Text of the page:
a soundtrack to a film i never saw.
i think whenever i walked into a record store, i had a false memory that i had bought several sigur rós albums. turns out there are none in the collection, except this which only contains two songs by them. i have only recently remedied this situation by obtaining kveikur, which has not yet spun on the laser.
it begins as string-based ethereal orchestral pieces, each one fairly short and seguing into each other seamlessly and somewhat indistinguishable. there is no percussion for some time. it’s beautiful and, yes, evocative.
this shifts a few movements in to include, underlying the strings, an electronic beat of sorts, and hollow drums. the back and forth prominence of these elements is striking; coming to the fore and fading out again, without being woozy. then it briefly sounds like sirens.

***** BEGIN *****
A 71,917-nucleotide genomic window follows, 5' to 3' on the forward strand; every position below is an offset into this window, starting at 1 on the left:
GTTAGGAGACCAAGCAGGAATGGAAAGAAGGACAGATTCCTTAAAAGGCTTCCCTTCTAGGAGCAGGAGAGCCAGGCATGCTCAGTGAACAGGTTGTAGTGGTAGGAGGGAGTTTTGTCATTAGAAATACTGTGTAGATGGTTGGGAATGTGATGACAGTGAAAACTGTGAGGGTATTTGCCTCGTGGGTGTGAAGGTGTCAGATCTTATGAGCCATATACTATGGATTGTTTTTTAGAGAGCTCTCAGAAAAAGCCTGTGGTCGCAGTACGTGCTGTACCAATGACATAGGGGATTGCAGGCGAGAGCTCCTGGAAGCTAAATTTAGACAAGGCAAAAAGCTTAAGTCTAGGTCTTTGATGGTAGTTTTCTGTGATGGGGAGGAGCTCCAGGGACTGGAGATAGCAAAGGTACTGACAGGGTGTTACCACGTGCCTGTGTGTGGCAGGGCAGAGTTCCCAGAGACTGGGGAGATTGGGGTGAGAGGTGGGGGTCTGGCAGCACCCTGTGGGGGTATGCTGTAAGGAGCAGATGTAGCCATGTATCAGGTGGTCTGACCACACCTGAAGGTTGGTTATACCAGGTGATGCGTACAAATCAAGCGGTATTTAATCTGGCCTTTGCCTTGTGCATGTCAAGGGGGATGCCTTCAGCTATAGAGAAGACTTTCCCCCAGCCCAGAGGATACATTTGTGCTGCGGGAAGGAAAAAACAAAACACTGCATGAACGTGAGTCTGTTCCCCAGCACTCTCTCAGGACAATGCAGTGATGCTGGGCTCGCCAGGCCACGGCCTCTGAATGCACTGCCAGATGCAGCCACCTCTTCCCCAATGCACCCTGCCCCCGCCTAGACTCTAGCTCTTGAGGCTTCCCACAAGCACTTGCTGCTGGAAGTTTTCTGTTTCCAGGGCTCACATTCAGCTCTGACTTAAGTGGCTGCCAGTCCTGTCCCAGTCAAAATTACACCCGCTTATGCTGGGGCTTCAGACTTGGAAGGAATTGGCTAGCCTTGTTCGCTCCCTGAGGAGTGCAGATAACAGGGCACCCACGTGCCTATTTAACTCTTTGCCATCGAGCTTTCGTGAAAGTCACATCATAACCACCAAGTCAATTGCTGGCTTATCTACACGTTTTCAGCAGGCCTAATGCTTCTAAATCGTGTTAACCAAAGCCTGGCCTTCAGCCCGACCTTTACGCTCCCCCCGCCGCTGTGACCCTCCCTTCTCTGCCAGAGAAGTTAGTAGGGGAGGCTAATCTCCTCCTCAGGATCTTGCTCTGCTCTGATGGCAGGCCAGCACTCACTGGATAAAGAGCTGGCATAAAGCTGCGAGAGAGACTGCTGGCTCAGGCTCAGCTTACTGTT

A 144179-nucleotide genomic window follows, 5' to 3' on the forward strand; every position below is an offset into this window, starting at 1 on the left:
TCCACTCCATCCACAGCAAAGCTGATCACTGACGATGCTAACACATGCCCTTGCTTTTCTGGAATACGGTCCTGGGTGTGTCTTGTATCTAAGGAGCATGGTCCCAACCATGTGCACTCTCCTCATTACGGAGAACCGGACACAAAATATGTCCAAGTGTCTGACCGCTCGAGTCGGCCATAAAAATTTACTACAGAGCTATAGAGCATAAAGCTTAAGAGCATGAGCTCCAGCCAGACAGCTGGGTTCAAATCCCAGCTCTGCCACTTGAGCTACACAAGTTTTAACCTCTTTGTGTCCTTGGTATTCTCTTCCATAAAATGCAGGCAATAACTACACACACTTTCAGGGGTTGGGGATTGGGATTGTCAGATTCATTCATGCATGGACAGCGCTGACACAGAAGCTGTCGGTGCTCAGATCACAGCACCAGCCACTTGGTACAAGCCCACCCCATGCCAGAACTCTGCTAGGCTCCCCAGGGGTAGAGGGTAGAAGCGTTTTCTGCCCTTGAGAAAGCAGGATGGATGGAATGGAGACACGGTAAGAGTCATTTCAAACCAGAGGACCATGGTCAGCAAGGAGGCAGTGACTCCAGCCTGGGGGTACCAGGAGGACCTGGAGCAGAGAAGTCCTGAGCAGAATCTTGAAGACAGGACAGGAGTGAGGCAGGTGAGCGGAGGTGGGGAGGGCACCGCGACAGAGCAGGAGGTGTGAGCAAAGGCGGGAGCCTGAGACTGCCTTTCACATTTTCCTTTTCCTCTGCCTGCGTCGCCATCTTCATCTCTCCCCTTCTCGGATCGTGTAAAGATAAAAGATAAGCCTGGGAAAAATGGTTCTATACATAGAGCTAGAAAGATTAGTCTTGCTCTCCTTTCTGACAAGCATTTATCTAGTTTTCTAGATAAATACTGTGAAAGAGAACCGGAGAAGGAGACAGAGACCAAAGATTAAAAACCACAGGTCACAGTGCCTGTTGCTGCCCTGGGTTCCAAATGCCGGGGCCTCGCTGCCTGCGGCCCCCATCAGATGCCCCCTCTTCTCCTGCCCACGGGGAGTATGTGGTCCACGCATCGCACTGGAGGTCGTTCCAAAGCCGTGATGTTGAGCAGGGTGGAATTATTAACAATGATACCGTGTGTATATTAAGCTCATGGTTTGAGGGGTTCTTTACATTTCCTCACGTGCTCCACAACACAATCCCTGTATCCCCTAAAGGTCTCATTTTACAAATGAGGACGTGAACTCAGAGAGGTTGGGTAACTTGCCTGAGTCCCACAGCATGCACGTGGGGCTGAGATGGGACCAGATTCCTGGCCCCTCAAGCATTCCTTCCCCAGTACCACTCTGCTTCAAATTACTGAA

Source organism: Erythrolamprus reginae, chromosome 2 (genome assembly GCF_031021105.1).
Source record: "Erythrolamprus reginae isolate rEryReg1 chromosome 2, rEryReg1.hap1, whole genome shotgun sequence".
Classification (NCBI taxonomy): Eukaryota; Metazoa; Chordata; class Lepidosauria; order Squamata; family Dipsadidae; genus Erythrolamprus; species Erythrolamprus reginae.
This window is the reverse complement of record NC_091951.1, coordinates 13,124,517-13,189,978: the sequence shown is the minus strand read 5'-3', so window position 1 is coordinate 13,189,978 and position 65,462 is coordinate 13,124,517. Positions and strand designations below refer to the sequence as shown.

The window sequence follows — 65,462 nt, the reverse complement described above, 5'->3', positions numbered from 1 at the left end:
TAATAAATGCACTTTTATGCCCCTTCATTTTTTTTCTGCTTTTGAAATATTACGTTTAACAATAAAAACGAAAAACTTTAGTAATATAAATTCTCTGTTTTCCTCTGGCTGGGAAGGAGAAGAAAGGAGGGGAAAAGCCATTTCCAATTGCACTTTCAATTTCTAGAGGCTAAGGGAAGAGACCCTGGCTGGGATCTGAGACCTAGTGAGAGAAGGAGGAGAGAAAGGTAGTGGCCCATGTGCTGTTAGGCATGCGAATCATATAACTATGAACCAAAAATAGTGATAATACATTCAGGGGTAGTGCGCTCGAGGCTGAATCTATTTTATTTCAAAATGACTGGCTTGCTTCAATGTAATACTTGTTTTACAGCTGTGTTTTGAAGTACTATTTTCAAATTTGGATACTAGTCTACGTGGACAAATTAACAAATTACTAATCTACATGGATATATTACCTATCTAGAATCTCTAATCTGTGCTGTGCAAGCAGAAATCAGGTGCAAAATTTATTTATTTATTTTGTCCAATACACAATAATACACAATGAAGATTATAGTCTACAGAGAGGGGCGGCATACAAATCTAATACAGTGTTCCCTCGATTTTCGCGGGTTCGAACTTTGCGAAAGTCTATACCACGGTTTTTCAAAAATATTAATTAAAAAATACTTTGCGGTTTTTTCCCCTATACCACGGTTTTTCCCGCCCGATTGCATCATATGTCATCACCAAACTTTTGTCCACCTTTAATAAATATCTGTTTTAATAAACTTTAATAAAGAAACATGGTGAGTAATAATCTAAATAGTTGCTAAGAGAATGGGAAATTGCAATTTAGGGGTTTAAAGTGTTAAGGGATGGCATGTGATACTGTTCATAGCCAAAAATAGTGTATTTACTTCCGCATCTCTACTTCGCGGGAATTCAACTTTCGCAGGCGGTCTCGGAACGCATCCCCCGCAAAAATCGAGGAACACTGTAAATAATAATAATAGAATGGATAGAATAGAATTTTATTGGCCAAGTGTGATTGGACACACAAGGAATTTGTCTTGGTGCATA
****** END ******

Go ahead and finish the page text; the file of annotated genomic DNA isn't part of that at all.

occasionally there’s some discomfort and volume, where it feels a bit like being on a choppy sea. the violin becomes less melodic, more in and out of tune. further along there’s a shift to purely percussive moments; but that’s all they are, sets of seconds. i think i had previously said that something (nordic) sounded volcanic, and there’s a fair amount of that here as well. sometimes up close, as though the violence, heat and smell will overcome; other times what i imagine it must be like to stand at a distance watching the orange glow against snow and ice, hearing a faint rumble.
the film itself is apparently about a young guy’s struggle with mental illness. i think it ends in tragedy. you hear that across this album. it was directed by fridrik thor fridriksson, which is perhaps how i came to have this in the collection. one of my clearest and fondest memories, from being not long into uni and forming a strong identity, was when the nova cinema opened in the east end of adelaide city and showed films from across the world. one of the first ones we saw was cold fever, another of his, and a remarkable story.
and so the songs this album ends with are the two performed by sigur rós, written by others. they are more of the post-rock fare expected. now-mainstream rhythm, guitar noise. a little bit of indecipherable singing. punctuations.
thus, it seems odd to me that, after listening to it from start to finish, i don’t feel like i’ve travelled anywhere. how is that?